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Spurs Settle Dynasty Debate With Fifth Ring In Duncan-Popovich Era

For the fifth time in the last 15 years, the Larry O’Brien trophy will call south Texas home.

The Spurs championship-clinching win last night left no doubt in the minds of basketball fans who the best team in the world is – and it’s not even close.

The Spurs didn’t just win this series. They completely dominated it. Miami could only try to keep up as the Spurs masterfully passed, defended, shot, and schemed their way to a fifth title in the last 15 years. LeBron James and co. kept it close as times, but those times were far and few between. The Heat simply ran into a basketball machine far too powerful and polished for them to keep up with. They knew it, too.

“They played exquisite basketball this series,” Heat coach Erik Spoelstra said. “They are the better team. There’s no other way to say it. They played great basketball, and we couldn’t respond to it.”

After the game, Manu Ginobili – who threw down a dunk last night that no man with 36-year-old legs has any business doing -- spoke about his teams unrelenting play throughout this series.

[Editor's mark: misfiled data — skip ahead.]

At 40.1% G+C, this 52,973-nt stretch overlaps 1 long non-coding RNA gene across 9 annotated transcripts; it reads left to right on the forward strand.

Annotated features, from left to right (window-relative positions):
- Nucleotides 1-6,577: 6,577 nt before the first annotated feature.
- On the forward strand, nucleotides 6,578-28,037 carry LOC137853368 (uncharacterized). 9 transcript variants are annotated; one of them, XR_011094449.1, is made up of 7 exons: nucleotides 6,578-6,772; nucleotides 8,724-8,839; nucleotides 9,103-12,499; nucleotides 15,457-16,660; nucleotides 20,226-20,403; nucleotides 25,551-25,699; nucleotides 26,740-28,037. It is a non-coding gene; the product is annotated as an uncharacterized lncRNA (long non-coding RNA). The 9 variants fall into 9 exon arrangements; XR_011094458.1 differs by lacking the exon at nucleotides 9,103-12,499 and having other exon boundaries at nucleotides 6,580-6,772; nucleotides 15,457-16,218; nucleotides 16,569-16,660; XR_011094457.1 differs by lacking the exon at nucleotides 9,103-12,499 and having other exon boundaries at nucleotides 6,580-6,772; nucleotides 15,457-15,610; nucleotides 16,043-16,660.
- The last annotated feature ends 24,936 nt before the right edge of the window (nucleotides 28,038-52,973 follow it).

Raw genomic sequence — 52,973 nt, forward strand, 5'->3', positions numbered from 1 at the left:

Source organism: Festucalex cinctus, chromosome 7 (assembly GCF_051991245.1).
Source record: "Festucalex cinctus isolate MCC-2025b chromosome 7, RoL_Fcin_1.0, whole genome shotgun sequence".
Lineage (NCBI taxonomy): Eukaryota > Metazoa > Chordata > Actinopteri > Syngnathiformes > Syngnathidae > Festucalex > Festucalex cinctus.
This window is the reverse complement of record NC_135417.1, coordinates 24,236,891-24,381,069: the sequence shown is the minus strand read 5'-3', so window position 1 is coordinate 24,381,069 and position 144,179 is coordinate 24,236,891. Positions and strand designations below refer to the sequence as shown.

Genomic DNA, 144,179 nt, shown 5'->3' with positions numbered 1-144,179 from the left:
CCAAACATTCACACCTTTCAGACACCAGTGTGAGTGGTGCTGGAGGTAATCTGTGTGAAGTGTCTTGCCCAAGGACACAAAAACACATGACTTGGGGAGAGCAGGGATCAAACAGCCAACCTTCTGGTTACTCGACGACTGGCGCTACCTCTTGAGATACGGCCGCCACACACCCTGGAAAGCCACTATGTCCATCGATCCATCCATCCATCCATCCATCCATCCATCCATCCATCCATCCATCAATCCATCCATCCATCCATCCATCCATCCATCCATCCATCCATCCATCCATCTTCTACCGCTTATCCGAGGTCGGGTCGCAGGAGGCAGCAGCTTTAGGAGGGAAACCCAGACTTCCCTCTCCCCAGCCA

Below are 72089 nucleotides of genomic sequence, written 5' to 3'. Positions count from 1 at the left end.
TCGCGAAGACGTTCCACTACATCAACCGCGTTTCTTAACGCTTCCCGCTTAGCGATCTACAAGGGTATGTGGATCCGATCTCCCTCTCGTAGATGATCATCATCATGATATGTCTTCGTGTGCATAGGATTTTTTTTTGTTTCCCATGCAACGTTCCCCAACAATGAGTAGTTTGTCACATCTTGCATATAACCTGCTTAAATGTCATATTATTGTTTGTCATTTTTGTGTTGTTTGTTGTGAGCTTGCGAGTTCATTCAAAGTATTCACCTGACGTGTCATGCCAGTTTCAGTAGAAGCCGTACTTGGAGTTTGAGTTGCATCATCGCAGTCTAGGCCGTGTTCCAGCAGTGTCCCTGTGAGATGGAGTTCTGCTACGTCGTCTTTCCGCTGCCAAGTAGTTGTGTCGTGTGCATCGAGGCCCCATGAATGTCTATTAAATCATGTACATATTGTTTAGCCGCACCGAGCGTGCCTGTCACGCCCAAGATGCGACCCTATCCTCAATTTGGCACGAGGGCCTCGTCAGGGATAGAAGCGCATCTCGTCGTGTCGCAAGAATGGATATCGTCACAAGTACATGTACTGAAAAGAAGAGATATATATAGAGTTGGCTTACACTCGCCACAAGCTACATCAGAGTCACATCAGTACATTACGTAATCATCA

"We played at a really high level, defensively and offensively, making the moves, attacking the seams," Ginobili said. "Everybody contributed. It wasn't about Tim Duncan or Tony Parker. It wasn't about Kahwi (Leonard) or Danny Green. It was about team, and that's what makes it so, so nice."

All the debate over whether the Spurs run over the last decade-plus qualifies them as a dynasty needs to stop. Now. Duncan, Parker, and Ginobili have more playoff wins than other trio in NBA history. The Spurs have made the playoffs in 17 straight seasons, in which their “low point” – if you can even call it that -- was a 50-win season in 2010. The Spurs are a basketball machine that has dominated the league with five titles in the last fifteen years. If all of these accomplishments don't collectively constitute a dynasty, what does? That debate should be over.

One of the best parts of this championship for San Antonio has to be its implications for the future. This wasn’t a team of wiley old veterans stringing together one last series. Duncan, Ginobili, and Parker were flanked by a full squad of young, hungry players who look eager to ensure the Spurs are just as dominating a force for the next 10 years as they were for the last 10.

On a team with multiple future hall-of-famers in their 30’s, it was 23-year-old Kawhi Leonard who was the team’s MVP. The emergence of a new wave of young Spurs talent sends a loud and clear message to the league that this team isn’t about to ride off into the sunset. It looks like the prolific Parker-Duncan combination is set to make a seamless transition to the Parker-Leonard era

Not that San Antonio’s veterans plan on leaving, though. Here’s what Tony Parker had to say about the incredibly successful run Popovich and Duncan have strung together over the last decade and a half.

“It will come to an end but I don’t think next year,” he said. “I think everybody’s gonna come back.”


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